In addition, the classical guitar has a wider neck (possible in part because it takes less force to pressure a nylon string). The body shape is usually subtly different as well. Thus playing nylon- and steel-strung guitars does take somewhat different skills. And that is why both still survive, because they have different capabilities.
Unlike a steel-strung guitar, a classical guitar is never played with a flatpick; there are different styles of play, from flamenco to classical to folk, but all are based on some sort of fingerpicking.
Guess what: It’s a guitar with twelve strings!
The strings of a 12-string guitar are placed in pairs, so that the fingering is just like a “regular” guitar, but the extra strings give an especially rich sound. Normally the four lower pairs of strings (the E, A, D, and G pairs) are tuned in octaves, the top two pairs (B and high E) in courses. This means that the highest-pitched string on a 12-string is actually the higher string of the G pair, not the high E strings.
Because of the large number of strings on a 12-string, it is often tuned several steps below a normal 6-string guitar. (And even so, it is often hard to keep one in tune. This is probably one of the main reasons so many people play 6-string rather than 12-string guitar. Also, a 6-string guitar, because it is strung with heavier strings, often has a much stronger bass component than a 12-string.)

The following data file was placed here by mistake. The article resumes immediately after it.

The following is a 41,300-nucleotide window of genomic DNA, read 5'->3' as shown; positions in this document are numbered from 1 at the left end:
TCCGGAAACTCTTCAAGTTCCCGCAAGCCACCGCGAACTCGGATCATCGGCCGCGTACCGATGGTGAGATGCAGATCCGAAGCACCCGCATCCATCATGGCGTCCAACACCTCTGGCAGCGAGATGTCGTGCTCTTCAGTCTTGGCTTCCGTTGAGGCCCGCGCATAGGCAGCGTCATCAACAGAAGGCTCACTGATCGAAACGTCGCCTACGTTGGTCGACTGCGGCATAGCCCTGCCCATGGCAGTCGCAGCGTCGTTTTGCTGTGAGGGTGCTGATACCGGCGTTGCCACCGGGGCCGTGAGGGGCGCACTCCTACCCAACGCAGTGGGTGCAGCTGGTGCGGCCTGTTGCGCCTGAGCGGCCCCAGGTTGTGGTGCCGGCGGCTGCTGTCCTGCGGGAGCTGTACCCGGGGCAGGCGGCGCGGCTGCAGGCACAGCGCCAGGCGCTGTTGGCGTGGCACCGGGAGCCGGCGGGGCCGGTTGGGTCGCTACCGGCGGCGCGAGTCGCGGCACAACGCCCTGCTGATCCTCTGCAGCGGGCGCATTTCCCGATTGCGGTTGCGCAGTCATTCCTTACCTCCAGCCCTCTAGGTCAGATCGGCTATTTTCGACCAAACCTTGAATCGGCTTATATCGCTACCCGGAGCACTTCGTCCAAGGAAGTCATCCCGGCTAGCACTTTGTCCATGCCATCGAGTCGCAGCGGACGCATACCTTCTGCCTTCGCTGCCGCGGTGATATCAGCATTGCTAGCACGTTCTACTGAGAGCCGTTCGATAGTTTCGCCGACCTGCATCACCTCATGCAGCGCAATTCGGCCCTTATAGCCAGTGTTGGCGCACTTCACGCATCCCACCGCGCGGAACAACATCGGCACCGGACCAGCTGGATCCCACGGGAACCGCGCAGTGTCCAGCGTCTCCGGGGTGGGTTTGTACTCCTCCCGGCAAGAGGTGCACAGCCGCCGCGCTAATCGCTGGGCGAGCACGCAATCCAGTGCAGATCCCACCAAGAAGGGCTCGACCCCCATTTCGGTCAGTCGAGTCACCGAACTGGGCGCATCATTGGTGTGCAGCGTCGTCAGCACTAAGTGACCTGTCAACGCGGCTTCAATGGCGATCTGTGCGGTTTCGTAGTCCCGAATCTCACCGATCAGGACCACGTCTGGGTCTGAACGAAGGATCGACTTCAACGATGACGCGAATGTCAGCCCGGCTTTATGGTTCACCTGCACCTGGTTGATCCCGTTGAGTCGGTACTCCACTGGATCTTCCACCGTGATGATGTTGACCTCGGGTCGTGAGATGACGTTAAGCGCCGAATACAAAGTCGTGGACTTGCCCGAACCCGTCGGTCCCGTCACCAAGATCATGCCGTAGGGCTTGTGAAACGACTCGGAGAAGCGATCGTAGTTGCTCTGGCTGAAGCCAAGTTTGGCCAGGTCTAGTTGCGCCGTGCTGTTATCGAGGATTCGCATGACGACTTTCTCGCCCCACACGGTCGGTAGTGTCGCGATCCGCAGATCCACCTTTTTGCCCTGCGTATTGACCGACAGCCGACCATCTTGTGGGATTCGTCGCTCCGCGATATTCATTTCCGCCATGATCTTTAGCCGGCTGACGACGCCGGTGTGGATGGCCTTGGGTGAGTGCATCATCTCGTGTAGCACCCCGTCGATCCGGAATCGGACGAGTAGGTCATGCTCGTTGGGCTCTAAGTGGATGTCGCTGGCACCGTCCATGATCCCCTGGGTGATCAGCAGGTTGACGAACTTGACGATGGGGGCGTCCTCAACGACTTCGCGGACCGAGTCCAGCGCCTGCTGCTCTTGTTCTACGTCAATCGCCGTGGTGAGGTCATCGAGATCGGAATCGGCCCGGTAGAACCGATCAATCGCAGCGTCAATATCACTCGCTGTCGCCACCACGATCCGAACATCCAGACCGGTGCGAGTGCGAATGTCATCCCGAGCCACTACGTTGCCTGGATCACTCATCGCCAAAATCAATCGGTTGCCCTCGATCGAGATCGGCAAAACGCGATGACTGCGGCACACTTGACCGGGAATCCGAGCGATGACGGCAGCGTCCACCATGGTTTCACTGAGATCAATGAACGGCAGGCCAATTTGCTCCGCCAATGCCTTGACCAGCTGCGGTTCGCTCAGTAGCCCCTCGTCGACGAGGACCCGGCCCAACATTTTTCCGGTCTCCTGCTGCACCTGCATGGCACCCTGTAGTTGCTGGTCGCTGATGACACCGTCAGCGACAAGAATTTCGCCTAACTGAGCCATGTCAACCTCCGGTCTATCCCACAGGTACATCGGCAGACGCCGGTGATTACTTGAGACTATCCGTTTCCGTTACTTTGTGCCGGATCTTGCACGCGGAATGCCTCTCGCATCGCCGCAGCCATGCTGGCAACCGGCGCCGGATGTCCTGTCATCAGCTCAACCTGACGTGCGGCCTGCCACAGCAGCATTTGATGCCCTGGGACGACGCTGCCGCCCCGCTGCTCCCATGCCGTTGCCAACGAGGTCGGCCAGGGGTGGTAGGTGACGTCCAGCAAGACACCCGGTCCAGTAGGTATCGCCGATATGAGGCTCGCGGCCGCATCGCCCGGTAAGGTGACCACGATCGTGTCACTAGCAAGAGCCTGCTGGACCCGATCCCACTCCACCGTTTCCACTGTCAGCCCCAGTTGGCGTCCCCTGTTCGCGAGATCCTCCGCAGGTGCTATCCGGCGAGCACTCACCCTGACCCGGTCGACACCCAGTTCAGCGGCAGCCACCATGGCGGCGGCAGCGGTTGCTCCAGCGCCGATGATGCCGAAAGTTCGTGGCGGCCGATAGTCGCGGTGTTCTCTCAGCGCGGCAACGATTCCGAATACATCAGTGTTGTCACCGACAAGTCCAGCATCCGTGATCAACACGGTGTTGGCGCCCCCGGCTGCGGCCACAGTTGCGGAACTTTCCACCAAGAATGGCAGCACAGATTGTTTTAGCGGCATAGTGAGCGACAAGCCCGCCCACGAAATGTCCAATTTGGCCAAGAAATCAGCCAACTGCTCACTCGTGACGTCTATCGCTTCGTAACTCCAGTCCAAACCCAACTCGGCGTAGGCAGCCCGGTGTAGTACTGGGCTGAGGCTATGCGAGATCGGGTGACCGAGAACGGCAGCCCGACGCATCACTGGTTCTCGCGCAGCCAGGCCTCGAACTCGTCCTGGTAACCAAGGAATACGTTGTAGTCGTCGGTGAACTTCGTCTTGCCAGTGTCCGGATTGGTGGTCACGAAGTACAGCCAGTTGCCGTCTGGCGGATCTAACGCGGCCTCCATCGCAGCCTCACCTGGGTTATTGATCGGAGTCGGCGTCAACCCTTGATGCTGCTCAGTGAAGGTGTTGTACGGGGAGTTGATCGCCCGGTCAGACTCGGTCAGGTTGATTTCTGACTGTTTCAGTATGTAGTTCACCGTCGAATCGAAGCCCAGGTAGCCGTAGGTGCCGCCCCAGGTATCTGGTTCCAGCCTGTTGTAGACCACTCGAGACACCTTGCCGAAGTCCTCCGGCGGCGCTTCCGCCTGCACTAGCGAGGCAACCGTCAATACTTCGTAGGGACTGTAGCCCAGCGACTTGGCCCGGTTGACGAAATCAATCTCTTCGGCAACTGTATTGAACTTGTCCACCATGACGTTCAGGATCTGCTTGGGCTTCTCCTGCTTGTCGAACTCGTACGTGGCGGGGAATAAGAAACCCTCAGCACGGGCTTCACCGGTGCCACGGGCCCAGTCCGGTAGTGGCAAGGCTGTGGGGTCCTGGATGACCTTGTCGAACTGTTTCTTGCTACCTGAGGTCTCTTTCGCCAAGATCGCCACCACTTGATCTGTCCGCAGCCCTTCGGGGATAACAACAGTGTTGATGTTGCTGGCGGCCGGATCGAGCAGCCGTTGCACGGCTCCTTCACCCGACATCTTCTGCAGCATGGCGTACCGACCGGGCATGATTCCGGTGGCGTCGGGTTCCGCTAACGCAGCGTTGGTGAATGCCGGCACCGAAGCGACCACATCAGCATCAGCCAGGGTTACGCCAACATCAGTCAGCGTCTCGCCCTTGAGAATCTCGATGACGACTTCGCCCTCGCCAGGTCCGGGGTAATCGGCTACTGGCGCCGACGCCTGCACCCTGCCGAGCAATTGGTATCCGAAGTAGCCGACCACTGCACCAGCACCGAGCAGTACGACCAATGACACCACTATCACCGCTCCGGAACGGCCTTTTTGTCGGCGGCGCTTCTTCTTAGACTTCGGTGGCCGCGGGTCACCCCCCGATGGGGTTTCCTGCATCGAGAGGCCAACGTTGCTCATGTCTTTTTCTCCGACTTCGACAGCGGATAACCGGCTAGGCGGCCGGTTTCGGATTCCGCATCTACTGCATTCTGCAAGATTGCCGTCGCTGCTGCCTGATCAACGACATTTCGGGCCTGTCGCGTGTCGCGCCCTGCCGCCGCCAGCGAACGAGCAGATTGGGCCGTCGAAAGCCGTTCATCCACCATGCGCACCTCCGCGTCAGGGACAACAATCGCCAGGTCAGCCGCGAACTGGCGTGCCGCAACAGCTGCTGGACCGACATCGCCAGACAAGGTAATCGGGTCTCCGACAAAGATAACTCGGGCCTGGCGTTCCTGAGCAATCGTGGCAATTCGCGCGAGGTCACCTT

The 12-string guitar was largely popularized by Huddie Ledbetter, known as “Lead Belly,” a famous Black performer of the first half of the twentieth century. He played it in a fingerpicking style, which took advantage of the instrument’s larger range, though probably the majority of people today play with a flatpick. The majority of 12-string songs on this recording are played fingerstyle, with a thumb pick but no fingerpicks.
One of the few instruments on this recording which is not stringed. Instead, the harmonica is a “reed” instrument (though the reeds in a harmonica are in fact made of metal). You put it to your mouth and blow on it. Harmonicas come in a variety of different styles; normally a particular harmonica will play only in a single key and scale. (There are chromatic harmonicas which can play all twelve notes, usually by pressing a bar to shift the pitch, but most players prefer to have different harmonicas for different keys.)